Such stuff as dreams (and storms and shipwrecks) are made on
There are small placards on a few conspicuous light poles along Piety Street in the Bywater. They have intriguing quotes stenciled onto them, hinting at the coming of some uncommon spectacle to this tranquil yet bustling little riverside block. On one of them, for example, it says: “Where should this music be, i'the air or th' earth?” There had been one that said “This will prove a brave kingdom to me, where I shall have my music for nothing,” but it was apparently stolen almost as soon as it went up.
Too bad, because that line has particular meaning for me, since I'm the one who gets to proclaim it in the upcoming production of The Tempest, opening at the Old Iron Works on Piety Street this weekend. The play, which was William Shakespeare's last and, some say, most perfect accomplishment, will open Friday, July 10 and run for seven performances in the outdoor courtyard of this sometime event space and part-time summer snowball stand, which is right down the street from the funky and iconic Piety Street Bridge entrance to the new Crescent City Park.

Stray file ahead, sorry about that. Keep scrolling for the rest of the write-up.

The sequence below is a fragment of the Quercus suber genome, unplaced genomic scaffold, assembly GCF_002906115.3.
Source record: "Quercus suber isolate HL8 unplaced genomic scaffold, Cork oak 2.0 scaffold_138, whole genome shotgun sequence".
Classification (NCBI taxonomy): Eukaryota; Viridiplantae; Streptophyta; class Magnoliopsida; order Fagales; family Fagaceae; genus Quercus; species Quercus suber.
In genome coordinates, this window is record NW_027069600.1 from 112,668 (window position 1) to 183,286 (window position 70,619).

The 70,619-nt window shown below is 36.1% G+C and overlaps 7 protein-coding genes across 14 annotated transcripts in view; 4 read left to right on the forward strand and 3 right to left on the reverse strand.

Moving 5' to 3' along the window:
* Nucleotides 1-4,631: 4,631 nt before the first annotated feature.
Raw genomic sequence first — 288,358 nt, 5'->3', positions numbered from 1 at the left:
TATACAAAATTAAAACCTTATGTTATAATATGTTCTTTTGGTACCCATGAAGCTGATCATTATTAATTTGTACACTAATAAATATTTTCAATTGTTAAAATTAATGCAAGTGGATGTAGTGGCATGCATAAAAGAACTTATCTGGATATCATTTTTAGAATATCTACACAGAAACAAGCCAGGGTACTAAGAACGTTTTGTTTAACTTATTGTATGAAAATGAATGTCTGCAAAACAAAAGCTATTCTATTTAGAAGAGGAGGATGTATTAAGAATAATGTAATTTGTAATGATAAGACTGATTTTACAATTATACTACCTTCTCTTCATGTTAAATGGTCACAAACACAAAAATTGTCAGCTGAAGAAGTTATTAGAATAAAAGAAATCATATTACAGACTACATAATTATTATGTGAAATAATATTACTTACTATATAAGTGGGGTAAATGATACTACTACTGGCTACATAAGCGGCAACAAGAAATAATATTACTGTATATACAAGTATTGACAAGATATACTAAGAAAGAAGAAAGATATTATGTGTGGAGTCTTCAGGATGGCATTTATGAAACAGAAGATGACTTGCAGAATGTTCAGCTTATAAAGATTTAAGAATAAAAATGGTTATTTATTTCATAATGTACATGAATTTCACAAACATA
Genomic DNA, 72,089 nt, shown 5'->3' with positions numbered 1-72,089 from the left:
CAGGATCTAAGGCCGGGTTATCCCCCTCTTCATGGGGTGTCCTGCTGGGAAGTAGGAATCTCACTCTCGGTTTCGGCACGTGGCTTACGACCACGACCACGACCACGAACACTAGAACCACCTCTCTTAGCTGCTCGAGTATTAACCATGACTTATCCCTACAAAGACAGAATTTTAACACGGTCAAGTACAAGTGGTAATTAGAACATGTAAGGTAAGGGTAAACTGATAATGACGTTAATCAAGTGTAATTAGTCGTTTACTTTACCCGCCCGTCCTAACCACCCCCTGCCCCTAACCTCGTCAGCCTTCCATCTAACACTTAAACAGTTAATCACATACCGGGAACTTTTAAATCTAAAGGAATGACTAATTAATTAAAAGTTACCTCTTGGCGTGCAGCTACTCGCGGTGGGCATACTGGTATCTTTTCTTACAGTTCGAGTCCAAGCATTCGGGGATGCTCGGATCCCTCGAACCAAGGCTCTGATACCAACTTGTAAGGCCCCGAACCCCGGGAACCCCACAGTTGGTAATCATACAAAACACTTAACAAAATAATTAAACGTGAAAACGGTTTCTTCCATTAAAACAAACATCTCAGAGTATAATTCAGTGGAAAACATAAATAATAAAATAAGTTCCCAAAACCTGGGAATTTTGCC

My personal involvement in the production has been something of a return to my roots: though I spent much of my college and adult life pursuing a life in theatre, I have been mostly dormant as an actor since moving to New Orleans nearly nine years ago, focusing on other pursuits. And though the opportunity to be an actor in this company has been like an old revelation made new, the theme of "homecoming" reverberates in much bigger and profounder ways throughout the production—from the venue, to the timing, to the text, and particularly, to it's many collaborators.